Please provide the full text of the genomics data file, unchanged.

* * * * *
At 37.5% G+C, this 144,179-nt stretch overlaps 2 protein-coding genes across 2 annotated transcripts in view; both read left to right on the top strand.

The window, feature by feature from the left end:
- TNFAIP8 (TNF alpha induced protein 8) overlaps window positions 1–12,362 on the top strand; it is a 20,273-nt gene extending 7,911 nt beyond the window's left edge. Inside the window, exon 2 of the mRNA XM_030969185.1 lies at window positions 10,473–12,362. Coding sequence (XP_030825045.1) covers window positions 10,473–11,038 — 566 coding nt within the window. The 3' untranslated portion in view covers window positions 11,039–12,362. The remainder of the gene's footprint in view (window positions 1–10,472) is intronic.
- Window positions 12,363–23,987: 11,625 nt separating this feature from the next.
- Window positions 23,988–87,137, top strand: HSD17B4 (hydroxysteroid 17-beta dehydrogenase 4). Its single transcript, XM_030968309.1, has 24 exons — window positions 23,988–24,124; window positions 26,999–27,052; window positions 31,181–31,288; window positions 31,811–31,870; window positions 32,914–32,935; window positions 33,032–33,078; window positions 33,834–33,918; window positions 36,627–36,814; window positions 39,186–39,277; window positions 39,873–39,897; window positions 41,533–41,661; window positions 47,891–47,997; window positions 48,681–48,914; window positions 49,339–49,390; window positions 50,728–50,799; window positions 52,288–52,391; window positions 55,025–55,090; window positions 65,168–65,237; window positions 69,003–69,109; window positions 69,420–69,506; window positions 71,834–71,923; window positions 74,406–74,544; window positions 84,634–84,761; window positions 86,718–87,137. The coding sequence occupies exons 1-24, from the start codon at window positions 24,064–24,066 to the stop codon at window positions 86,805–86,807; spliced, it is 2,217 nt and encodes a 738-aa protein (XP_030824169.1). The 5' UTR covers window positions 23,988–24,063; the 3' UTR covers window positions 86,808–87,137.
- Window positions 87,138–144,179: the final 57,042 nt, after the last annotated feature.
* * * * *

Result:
At 37.5% G+C, this 144,179-nt stretch overlaps 2 protein-coding genes across 2 annotated transcripts in view; both read left to right on the top strand.

The window, feature by feature from the left end:
- TNFAIP8 (TNF alpha induced protein 8) overlaps window positions 1–12,362 on the top strand; it is a 20,273-nt gene extending 7,911 nt beyond the window's left edge. Inside the window, exon 2 of the mRNA XM_030969185.1 lies at window positions 10,473–12,362. Coding sequence (XP_030825045.1) covers window positions 10,473–11,038 — 566 coding nt within the window. The 3' untranslated portion in view covers window positions 11,039–12,362. The remainder of the gene's footprint in view (window positions 1–10,472) is intronic.
- Window positions 12,363–23,987: 11,625 nt separating this feature from the next.
- Window positions 23,988–87,137, top strand: HSD17B4 (hydroxysteroid 17-beta dehydrogenase 4). Its single transcript, XM_030968309.1, has 24 exons — window positions 23,988–24,124; window positions 26,999–27,052; window positions 31,181–31,288; window positions 31,811–31,870; window positions 32,914–32,935; window positions 33,032–33,078; window positions 33,834–33,918; window positions 36,627–36,814; window positions 39,186–39,277; window positions 39,873–39,897; window positions 41,533–41,661; window positions 47,891–47,997; window positions 48,681–48,914; window positions 49,339–49,390; window positions 50,728–50,799; window positions 52,288–52,391; window positions 55,025–55,090; window positions 65,168–65,237; window positions 69,003–69,109; window positions 69,420–69,506; window positions 71,834–71,923; window positions 74,406–74,544; window positions 84,634–84,761; window positions 86,718–87,137. The coding sequence occupies exons 1-24, from the start codon at window positions 24,064–24,066 to the stop codon at window positions 86,805–86,807; spliced, it is 2,217 nt and encodes a 738-aa protein (XP_030824169.1). The 5' UTR covers window positions 23,988–24,063; the 3' UTR covers window positions 86,808–87,137.
- Window positions 87,138–144,179: the final 57,042 nt, after the last annotated feature.